In addition, most attendees did not know that the gala dinner venue – the posh Club Militar Lo Curro – had been used by Pinochet as one of his residences.  I just learned this by chance from our fieldtrip guide as I was heading for dinner elsewhere.  Indeed, there was no indication at all that, as Hirt & Palomino-Schalscha suggested, the conference could “represent an opportunity to acknowledge these legacies, as has been done with other conference sites bearing imperial and military links” (2011, p355).  The history, site, memory, and associations of the place were not discussed (not even gently and obliquely, as they might have been in an opening ceremony, or directly in a panel session), and the high security suggested that they were not welcome to be discussed.

It seems a missed opportunity.  Clearly, almost any conference venue has some ghosts in the closet, so one might just give up and always stay at home.  Yet this was a particularly egregious ghost as well as a superb chance for some critical engagements.  To admit errors of the past, even if one was not directly involved, requires a lot of courage.  I think many of us would have found our hosts – gracious, kind, fun, and professional in many ways – much more impressive if there was some hint, some glimmer, some indication that the past was not just swept under the rug just like the protesters were quietly escorted out of the room.

4 Responses to Protest and politics at the Santiago geography conference

  1. Anne-Laure Amilhat Szary says:

    This is why many of us boycotted this conference!
    Thanks to those who brought the flyers

  2. An update from the IGU’s 2012 congress in Köln, Germany: I congratulate the IGU executive for organizing a session inspired by the Santiago (and Tel Aviv) conflicts. It included a number of presentations on ‘lieux de mémoire’, place memory, and place-based ethics of care. Nicholas Entrikin, for example, described the IGU Santiago as a transnational incursion into a still contested and unsettled national conflict. IGU president Ron Abler, who avoided the topic in his official presentations at Santiago, spoke briefly and directly about the lengthy discussions in the IGU board, and the constraints of the policies of international scientific unions. Too bad there was no space for a similar session – highlighting good geographical theoretical and practical approaches to traumatic place memory – in Santiago, and also too bad that the session title didn’t signal the relevance to Santiago, hence many interested people may have missed it.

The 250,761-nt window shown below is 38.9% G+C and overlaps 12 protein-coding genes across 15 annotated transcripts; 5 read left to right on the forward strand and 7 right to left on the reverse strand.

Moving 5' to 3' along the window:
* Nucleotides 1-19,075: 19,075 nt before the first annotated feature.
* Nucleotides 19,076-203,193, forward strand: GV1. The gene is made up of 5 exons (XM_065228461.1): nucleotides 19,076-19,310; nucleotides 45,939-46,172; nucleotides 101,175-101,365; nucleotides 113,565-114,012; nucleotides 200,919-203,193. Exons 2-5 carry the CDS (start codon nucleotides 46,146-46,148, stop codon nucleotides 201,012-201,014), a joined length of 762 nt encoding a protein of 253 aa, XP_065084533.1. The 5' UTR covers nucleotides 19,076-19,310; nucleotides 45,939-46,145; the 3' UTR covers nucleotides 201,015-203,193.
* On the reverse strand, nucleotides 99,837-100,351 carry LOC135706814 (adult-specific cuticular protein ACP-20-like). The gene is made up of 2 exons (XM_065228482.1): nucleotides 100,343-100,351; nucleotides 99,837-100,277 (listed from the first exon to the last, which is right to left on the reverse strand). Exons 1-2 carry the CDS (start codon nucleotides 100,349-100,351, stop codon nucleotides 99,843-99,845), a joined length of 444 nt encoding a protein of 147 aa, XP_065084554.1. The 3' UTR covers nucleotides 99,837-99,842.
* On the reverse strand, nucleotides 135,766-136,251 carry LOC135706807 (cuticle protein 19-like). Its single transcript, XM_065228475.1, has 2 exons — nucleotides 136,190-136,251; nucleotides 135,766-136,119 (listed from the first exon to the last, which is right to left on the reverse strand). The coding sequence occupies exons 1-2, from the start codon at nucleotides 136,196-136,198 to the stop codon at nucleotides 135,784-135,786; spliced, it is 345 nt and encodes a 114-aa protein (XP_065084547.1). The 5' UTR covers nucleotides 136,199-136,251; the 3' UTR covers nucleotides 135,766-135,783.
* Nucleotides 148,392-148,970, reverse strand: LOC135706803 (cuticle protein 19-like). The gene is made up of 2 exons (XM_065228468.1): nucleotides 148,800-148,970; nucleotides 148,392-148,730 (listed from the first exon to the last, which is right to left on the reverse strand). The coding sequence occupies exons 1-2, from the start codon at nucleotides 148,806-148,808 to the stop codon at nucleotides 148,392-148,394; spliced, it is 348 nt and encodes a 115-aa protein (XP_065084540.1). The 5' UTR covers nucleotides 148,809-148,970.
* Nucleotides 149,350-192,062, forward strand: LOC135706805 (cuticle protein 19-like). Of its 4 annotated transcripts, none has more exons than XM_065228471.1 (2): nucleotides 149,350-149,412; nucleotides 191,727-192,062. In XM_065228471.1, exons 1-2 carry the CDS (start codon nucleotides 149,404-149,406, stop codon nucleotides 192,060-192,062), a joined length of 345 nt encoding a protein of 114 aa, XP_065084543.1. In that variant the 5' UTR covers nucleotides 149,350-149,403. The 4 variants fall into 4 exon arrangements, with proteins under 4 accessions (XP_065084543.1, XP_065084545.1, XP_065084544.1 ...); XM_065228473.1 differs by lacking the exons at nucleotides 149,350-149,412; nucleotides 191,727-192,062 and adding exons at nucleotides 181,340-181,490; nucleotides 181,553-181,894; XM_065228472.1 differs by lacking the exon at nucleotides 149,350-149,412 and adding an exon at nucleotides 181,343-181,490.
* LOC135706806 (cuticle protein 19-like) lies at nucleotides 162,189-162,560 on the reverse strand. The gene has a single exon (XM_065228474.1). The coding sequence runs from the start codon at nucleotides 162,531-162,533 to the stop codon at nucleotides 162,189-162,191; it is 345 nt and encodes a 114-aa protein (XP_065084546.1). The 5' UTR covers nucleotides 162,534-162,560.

3. Andres Velasco says:

    This is ridicolous, why boycott a well organized conference on geography based onpast history of the building….what does geographyhave to do with the coup in 73? Were you guys there to discuss politics or geography? So tired of this non sense, most people in Chile have moved on, except these leftist radicals pushing for the destruction of Chilean democracy and laws as evidenced by these so called students who destroy everything in their path…all for an outdated ideology. One would expect the foreigners to use criteria and unserstand that Chiles history did not start in 1973 and that the escuela militar as well as most institutions do not date from that period….the rest is made up nonsense….and Iam glad Pinochets painting hangs there as he was a teacher at the academy. Glad the communist minded didnt make it to the conference. By the way, I am Chilean and not a member of the military nor an ‘apologist’ just someone with common sense.

    • Andres Velasco, ridícula es tu interpretación del acto de protesta que ha realizado aquellos días, aún piensas que la geografía no es politica?, creo que debes comenzar a leer un poco más, llevamos más de 40 años discutiendo al respecto en la geografía. Por supuesto que hay que reclamar pues la geografía ha sido cooptada desde aquella fecha por el discurso geopolitico y militar, no hay una democratización de las instituciones y la UGI, así como el IPGH siguen avalando esto. Dices no ser apologista pero se te nota en cada palabra lo facho que eres.